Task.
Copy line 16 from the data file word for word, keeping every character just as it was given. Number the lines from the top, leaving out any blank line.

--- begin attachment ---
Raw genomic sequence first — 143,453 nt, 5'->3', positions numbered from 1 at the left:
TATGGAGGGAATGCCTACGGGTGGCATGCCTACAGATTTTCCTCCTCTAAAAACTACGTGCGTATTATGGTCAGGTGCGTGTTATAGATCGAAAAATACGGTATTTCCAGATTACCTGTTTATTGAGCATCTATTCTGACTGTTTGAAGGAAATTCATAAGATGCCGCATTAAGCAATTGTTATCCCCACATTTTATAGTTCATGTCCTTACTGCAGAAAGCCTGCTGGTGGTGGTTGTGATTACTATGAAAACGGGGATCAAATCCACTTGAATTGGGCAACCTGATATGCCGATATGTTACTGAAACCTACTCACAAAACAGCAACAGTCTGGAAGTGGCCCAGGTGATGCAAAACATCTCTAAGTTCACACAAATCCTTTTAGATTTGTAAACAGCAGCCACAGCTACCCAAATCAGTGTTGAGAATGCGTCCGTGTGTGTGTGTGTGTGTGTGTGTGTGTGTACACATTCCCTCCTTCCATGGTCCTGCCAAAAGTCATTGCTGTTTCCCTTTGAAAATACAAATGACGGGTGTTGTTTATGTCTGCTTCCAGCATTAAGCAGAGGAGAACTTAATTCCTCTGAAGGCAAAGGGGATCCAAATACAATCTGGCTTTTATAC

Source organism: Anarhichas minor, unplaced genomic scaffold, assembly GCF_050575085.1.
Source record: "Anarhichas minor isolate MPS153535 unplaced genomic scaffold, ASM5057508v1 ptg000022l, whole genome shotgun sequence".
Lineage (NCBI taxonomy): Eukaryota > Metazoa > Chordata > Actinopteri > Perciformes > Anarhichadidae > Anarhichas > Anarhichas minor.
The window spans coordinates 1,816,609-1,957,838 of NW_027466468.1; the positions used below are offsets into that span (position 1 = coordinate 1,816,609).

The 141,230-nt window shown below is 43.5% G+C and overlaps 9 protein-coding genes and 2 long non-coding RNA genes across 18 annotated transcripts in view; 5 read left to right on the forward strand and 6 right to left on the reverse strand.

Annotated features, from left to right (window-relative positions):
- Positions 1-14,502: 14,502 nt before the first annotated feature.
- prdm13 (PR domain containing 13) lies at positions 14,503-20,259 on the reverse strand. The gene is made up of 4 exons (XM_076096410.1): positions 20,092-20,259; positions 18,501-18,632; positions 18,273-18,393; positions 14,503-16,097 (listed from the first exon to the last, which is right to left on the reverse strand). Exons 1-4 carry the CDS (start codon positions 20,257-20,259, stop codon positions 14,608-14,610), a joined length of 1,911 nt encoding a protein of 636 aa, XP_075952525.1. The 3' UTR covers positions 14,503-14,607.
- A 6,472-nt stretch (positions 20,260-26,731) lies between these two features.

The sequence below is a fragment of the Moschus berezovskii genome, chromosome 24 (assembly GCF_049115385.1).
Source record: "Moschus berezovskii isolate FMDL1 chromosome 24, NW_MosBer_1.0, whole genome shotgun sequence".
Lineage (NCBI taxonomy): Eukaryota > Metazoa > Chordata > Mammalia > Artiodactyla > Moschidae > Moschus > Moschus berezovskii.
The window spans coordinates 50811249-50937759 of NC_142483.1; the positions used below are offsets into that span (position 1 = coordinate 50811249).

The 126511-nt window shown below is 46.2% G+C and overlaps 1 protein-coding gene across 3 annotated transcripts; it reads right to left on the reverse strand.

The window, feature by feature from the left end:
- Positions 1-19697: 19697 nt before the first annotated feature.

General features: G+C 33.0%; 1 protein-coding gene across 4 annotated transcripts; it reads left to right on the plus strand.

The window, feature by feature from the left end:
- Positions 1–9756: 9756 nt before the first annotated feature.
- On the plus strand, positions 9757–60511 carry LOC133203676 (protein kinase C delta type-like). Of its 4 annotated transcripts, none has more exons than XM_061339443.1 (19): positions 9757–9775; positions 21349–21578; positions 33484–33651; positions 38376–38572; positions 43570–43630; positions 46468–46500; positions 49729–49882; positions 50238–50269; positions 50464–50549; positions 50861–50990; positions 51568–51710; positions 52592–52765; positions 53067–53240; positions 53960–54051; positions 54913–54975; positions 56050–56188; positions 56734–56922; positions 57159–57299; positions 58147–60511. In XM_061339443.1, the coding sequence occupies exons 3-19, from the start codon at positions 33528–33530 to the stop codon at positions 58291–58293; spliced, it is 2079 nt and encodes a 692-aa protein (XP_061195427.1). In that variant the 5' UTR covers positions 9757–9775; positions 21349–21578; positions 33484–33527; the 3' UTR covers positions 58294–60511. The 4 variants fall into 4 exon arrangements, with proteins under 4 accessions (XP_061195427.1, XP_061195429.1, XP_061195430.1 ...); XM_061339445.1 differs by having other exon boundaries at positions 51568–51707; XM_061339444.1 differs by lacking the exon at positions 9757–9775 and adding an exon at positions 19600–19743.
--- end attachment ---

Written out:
The 126511-nt window shown below is 46.2% G+C and overlaps 1 protein-coding gene across 3 annotated transcripts; it reads right to left on the reverse strand.